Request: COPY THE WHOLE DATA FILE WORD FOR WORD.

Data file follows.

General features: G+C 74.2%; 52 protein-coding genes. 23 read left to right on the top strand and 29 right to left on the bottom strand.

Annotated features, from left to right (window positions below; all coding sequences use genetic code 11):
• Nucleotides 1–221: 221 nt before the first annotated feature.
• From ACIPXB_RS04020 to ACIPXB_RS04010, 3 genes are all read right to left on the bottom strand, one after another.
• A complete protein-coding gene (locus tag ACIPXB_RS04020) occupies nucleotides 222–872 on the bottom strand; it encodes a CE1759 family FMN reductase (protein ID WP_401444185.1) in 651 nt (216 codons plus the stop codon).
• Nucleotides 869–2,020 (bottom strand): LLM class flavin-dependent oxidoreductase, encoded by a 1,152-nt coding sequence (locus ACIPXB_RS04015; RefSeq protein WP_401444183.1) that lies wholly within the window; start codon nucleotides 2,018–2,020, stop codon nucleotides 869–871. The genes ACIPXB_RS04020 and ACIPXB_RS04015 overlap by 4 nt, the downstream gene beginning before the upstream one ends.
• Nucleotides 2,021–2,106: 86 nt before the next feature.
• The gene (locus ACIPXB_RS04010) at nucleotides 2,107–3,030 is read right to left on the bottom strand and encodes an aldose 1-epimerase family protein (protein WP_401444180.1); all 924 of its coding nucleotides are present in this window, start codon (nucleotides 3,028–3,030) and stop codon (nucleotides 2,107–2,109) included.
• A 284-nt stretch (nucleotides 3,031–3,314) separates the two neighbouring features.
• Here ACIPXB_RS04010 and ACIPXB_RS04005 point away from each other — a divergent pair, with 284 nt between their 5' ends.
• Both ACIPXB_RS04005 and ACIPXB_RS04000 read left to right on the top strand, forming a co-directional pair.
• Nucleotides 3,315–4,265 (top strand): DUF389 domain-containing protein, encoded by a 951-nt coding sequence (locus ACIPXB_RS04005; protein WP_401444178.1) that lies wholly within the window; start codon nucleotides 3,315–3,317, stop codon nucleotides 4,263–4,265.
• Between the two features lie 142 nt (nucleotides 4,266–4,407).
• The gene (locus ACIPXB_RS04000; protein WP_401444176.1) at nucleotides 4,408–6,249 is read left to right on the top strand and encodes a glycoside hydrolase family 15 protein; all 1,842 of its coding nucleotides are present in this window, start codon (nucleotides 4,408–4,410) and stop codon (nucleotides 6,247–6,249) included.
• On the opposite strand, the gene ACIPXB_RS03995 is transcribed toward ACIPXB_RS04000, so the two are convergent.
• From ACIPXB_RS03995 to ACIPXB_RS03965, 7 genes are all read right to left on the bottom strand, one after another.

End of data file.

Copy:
General features: G+C 74.2%; 52 protein-coding genes. 23 read left to right on the top strand and 29 right to left on the bottom strand.

Annotated features, from left to right (window positions below; all coding sequences use genetic code 11):
• Nucleotides 1–221: 221 nt before the first annotated feature.
• From ACIPXB_RS04020 to ACIPXB_RS04010, 3 genes are all read right to left on the bottom strand, one after another.
• A complete protein-coding gene (locus tag ACIPXB_RS04020) occupies nucleotides 222–872 on the bottom strand; it encodes a CE1759 family FMN reductase (protein ID WP_401444185.1) in 651 nt (216 codons plus the stop codon).
• Nucleotides 869–2,020 (bottom strand): LLM class flavin-dependent oxidoreductase, encoded by a 1,152-nt coding sequence (locus ACIPXB_RS04015; RefSeq protein WP_401444183.1) that lies wholly within the window; start codon nucleotides 2,018–2,020, stop codon nucleotides 869–871. The genes ACIPXB_RS04020 and ACIPXB_RS04015 overlap by 4 nt, the downstream gene beginning before the upstream one ends.
• Nucleotides 2,021–2,106: 86 nt before the next feature.
• The gene (locus ACIPXB_RS04010) at nucleotides 2,107–3,030 is read right to left on the bottom strand and encodes an aldose 1-epimerase family protein (protein WP_401444180.1); all 924 of its coding nucleotides are present in this window, start codon (nucleotides 3,028–3,030) and stop codon (nucleotides 2,107–2,109) included.
• A 284-nt stretch (nucleotides 3,031–3,314) separates the two neighbouring features.
• Here ACIPXB_RS04010 and ACIPXB_RS04005 point away from each other — a divergent pair, with 284 nt between their 5' ends.
• Both ACIPXB_RS04005 and ACIPXB_RS04000 read left to right on the top strand, forming a co-directional pair.
• Nucleotides 3,315–4,265 (top strand): DUF389 domain-containing protein, encoded by a 951-nt coding sequence (locus ACIPXB_RS04005; protein WP_401444178.1) that lies wholly within the window; start codon nucleotides 3,315–3,317, stop codon nucleotides 4,263–4,265.
• Between the two features lie 142 nt (nucleotides 4,266–4,407).
• The gene (locus ACIPXB_RS04000; protein WP_401444176.1) at nucleotides 4,408–6,249 is read left to right on the top strand and encodes a glycoside hydrolase family 15 protein; all 1,842 of its coding nucleotides are present in this window, start codon (nucleotides 4,408–4,410) and stop codon (nucleotides 6,247–6,249) included.
• On the opposite strand, the gene ACIPXB_RS03995 is transcribed toward ACIPXB_RS04000, so the two are convergent.
• From ACIPXB_RS03995 to ACIPXB_RS03965, 7 genes are all read right to left on the bottom strand, one after another.